In today’s market, it is imperative to be knowledgeable and have an edge over the competition. ACI members have it…they are engaged, informed, and stay up to date by taking advantage of benefits that ACI membership provides them.
Read more about membership
Become an ACI Member
Founded in 1904 and headquartered in Farmington Hills, Michigan, USA, the American Concrete Institute is a leading authority and resource worldwide for the development, dissemination, and adoption of its consensus-based standards, technical resources, educational programs, and proven expertise for individuals and organizations involved in concrete design, construction, and materials, who share a commitment to pursuing the best use of concrete.
American Concrete Institute
38800 Country Club Dr.
Farmington Hills, MI
Feedback via Email
Home > Publications > International Concrete Abstracts Portal
The International Concrete Abstracts Portal is an ACI led collaboration with leading technical organizations from within the international concrete industry and offers the most comprehensive collection of published concrete abstracts.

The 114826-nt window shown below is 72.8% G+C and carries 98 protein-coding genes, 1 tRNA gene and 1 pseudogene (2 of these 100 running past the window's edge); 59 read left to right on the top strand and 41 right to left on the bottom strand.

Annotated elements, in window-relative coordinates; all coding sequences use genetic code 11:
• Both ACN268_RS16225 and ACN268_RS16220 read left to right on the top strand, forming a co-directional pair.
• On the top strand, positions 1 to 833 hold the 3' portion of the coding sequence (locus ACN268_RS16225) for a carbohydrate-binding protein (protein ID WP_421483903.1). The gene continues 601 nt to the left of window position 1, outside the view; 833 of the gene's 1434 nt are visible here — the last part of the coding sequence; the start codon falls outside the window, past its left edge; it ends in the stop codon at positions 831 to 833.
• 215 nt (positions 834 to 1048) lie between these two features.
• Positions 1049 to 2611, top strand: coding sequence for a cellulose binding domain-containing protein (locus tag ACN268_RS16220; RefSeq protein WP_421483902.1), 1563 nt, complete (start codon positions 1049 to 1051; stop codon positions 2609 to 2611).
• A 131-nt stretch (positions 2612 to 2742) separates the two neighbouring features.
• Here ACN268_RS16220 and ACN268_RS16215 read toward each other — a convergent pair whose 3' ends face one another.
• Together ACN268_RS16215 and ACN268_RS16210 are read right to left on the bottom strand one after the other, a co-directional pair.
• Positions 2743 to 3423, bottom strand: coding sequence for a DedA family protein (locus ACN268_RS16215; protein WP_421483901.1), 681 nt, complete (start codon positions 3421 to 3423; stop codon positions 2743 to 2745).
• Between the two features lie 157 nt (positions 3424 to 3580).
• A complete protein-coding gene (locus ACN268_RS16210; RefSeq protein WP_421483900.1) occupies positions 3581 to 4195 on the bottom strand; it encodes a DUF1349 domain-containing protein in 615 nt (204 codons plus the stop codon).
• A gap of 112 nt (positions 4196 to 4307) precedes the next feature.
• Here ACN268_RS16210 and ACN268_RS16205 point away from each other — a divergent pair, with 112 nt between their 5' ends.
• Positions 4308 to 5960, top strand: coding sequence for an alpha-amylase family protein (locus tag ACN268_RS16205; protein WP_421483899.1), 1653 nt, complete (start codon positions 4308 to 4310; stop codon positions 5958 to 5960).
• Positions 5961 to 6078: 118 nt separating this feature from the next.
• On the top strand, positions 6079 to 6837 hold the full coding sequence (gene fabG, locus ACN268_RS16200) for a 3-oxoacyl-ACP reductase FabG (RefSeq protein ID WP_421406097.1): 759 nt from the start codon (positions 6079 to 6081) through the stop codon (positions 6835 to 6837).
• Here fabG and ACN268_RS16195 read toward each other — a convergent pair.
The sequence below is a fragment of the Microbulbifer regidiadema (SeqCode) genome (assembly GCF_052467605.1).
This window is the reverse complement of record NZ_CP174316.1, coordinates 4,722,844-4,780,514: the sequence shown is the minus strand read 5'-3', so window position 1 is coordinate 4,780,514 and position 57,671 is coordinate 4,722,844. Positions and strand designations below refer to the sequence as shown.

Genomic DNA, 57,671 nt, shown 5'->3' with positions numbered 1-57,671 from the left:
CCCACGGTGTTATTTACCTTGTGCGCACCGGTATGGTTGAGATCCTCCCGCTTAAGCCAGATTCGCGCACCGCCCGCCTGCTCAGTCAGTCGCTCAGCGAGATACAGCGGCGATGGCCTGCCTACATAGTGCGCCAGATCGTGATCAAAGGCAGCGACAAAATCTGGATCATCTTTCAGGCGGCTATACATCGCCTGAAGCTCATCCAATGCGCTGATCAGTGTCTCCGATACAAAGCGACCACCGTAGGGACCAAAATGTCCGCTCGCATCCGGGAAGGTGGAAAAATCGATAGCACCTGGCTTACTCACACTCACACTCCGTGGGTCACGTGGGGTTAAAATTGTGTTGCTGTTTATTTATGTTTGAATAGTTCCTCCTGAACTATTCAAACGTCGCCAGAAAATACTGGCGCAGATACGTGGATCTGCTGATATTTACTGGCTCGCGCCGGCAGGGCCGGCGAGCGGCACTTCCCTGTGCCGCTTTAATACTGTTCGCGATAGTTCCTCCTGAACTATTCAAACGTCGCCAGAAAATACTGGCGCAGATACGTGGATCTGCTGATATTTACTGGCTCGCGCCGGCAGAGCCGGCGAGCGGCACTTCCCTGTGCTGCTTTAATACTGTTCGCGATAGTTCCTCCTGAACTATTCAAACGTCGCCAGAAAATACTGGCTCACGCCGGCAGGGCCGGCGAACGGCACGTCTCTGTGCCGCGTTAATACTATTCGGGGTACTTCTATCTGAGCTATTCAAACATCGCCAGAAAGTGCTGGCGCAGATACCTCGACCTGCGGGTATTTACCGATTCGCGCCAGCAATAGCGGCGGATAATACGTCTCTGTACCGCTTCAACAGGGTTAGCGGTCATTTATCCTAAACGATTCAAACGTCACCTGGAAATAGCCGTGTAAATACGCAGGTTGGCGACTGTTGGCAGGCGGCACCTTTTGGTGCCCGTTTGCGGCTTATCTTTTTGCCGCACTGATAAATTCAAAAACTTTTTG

Title: Study of a Class C Fly Ash Concrete
Author(s): Robert L. Yuan and James E. Cook
Publication: Special Publication
Appears on pages(s): 307-320
Keywords: compressive strength; concrete durability; concretes;
creep properties; drying shrinkage; fly ash; freeze-thaw
durability; shrinkaqe. --
Abstract:This paper describes an experimental investigation into the behavior of fly-ash concrete with respect to strength, durability, shrinkage and creep deformations. A subbituminous coal ash conforming to Class C requirements of ASTM C-618 was used. The use of fly ash as a partial replacement for cement ranges from twenty percent to fifty percent by weight of the cement. These studies confirm that (1) the rate of strength development of Class C fly-ash concrete is comparable with that of portland cement concrete; (2) the effect of fly ash content on the shrinkage deformation is not as significant as the effect of water/cement ratio, (3) for a given water/cement ratio, creep deformation is influenced by the fly ash content and (4) con-crete with fly ash content 20 percent replacement show a better freeze-thaw durability than portland cement concrete.
Click here to become an online Journal subscriber